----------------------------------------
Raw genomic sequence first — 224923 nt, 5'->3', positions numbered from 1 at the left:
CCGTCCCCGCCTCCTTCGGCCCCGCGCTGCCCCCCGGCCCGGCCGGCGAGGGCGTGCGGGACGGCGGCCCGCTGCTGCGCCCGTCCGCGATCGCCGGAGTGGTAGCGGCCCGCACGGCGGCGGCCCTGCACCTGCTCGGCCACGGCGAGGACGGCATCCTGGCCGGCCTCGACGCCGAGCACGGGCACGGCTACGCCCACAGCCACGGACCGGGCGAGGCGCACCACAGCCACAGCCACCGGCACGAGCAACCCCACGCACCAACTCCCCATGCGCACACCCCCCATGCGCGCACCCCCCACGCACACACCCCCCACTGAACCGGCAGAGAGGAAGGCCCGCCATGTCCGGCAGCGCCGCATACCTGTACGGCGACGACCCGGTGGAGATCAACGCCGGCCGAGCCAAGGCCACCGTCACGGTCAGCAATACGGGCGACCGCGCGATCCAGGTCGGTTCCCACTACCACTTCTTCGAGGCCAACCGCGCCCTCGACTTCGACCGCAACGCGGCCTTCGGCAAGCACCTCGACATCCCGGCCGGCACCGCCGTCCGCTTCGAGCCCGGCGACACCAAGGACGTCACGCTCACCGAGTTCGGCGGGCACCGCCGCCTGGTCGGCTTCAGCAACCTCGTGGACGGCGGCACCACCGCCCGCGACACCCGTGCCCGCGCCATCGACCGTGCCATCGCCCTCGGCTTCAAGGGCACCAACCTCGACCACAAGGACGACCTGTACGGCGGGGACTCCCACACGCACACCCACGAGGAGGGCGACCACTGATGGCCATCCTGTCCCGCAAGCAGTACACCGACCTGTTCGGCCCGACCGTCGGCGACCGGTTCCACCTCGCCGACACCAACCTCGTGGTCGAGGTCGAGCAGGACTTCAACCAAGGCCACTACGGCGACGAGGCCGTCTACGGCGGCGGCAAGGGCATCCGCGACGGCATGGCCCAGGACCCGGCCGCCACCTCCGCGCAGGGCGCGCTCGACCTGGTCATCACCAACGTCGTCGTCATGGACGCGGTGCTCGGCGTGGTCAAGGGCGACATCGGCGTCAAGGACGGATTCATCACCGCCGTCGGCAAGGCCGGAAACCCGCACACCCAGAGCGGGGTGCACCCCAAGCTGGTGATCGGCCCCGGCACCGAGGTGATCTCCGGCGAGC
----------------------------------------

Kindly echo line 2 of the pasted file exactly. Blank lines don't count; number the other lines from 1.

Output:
CCGTCCCCGCCTCCTTCGGCCCCGCGCTGCCCCCCGGCCCGGCCGGCGAGGGCGTGCGGGACGGCGGCCCGCTGCTGCGCCCGTCCGCGATCGCCGGAGTGGTAGCGGCCCGCACGGCGGCGGCCCTGCACCTGCTCGGCCACGGCGAGGACGGCATCCTGGCCGGCCTCGACGCCGAGCACGGGCACGGCTACGCCCACAGCCACGGACCGGGCGAGGCGCACCACAGCCACAGCCACCGGCACGAGCAACCCCACGCACCAACTCCCCATGCGCACACCCCCCATGCGCGCACCCCCCACGCACACACCCCCCACTGAACCGGCAGAGAGGAAGGCCCGCCATGTCCGGCAGCGCCGCATACCTGTACGGCGACGACCCGGTGGAGATCAACGCCGGCCGAGCCAAGGCCACCGTCACGGTCAGCAATACGGGCGACCGCGCGATCCAGGTCGGTTCCCACTACCACTTCTTCGAGGCCAACCGCGCCCTCGACTTCGACCGCAACGCGGCCTTCGGCAAGCACCTCGACATCCCGGCCGGCACCGCCGTCCGCTTCGAGCCCGGCGACACCAAGGACGTCACGCTCACCGAGTTCGGCGGGCACCGCCGCCTGGTCGGCTTCAGCAACCTCGTGGACGGCGGCACCACCGCCCGCGACACCCGTGCCCGCGCCATCGACCGTGCCATCGCCCTCGGCTTCAAGGGCACCAACCTCGACCACAAGGACGACCTGTACGGCGGGGACTCCCACACGCACACCCACGAGGAGGGCGACCACTGATGGCCATCCTGTCCCGCAAGCAGTACACCGACCTGTTCGGCCCGACCGTCGGCGACCGGTTCCACCTCGCCGACACCAACCTCGTGGTCGAGGTCGAGCAGGACTTCAACCAAGGCCACTACGGCGACGAGGCCGTCTACGGCGGCGGCAAGGGCATCCGCGACGGCATGGCCCAGGACCCGGCCGCCACCTCCGCGCAGGGCGCGCTCGACCTGGTCATCACCAACGTCGTCGTCATGGACGCGGTGCTCGGCGTGGTCAAGGGCGACATCGGCGTCAAGGACGGATTCATCACCGCCGTCGGCAAGGCCGGAAACCCGCACACCCAGAGCGGGGTGCACCCCAAGCTGGTGATCGGCCCCGGCACCGAGGTGATCTCCGGCGAGC